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Managing Your Social Media Networks, Page 2

 Goal and message control

It is critical that you know your goal in using social media.  Be very clear about what you want to accomplish.  Are you sending people to your website?  Establishing customer interaction? Offering deals? 


Remember that asking a group to give you their input results in an expectation by the group that their input is valuable and that they will be listened to. Once a goal is shared, it becomes a group goal, not your goal.  The group then needs to be consulted, not told, about future actions.  Groups are very powerful, which is great when the group likes your idea.  Not so great when it doesn't.



An emerging problem with social marketing is that of privacy.  There are daily reports about stolen and faked identities associated with social networking. Assure your customers that their privacy is protected on your sites.



Accuracy of information is also an issue.  A huge plus of enabling anyone to comment is the ability to hear all voices.  The minus is the difficulty of checking on the reliability or accuracy of what is being said.  Be sure the information you provide is accurate and that your sources are credible.


 Group responders

Every group has a leader, either a leader who may have a formal title, or he/she may be  an informal leader and the person with the most influence.  It’s important to identify the influence leaders on your site so that you can use them as testimonials on your website, as Facebook and Twitter partners and as signers on your emails. You recognize leaders by consistently monitoring your site, seeing who is posting comments, how often and, most importantly, whether other visitors are influenced by that person’s comments and respond to that person.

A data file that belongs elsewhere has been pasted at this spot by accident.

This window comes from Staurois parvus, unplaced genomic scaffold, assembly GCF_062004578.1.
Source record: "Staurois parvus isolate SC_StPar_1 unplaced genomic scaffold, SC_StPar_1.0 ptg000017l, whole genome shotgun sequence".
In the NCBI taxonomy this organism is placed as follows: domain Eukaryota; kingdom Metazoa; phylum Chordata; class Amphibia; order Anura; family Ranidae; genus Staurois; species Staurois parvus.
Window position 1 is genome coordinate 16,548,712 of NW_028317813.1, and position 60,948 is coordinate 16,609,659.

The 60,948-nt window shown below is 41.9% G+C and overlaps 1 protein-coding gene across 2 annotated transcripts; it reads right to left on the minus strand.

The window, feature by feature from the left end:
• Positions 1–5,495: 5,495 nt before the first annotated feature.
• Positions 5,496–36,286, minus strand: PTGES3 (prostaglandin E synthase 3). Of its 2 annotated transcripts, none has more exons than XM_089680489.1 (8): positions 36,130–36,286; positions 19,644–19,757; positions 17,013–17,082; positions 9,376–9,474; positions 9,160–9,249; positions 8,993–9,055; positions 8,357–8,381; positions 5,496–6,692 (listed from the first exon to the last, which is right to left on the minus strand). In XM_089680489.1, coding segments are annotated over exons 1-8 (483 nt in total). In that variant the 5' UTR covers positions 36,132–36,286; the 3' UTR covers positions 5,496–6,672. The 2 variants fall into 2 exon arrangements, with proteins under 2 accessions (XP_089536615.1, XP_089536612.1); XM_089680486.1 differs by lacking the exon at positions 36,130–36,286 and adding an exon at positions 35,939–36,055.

Once you decide to embark upon a social media marketing effort, identify the person or persons who will be responsible for sending your messages via social media. 


This person is probably not the intern, but someone who is very familiar with your business, and who understands the value of positive customer relations.  

The personnel you select to engage in social media represent your company and should be able to effectively communicate company positions and policies and to respond professionally to both positive and negative input. As nearly all social media communication is written, your social media personnel need excellent writing skills including spelling, grammar, usage and punctuation.


Think about:

Who in your organization will send and answer messages?

When will messages be sent? (Most people want an instant response with no more than 24-hour lag).

Does time zone matter?

How much does your message sender know about your organization? 

What written skills does this person possess in order to send clear messages?

Who will this person contact when he/she does not know the answer to a question?

How will you know whether the message you receive is from an actual customer or prospective customer?

How will your customers know the message is from your company?

How will you protect the privacy of your customers?

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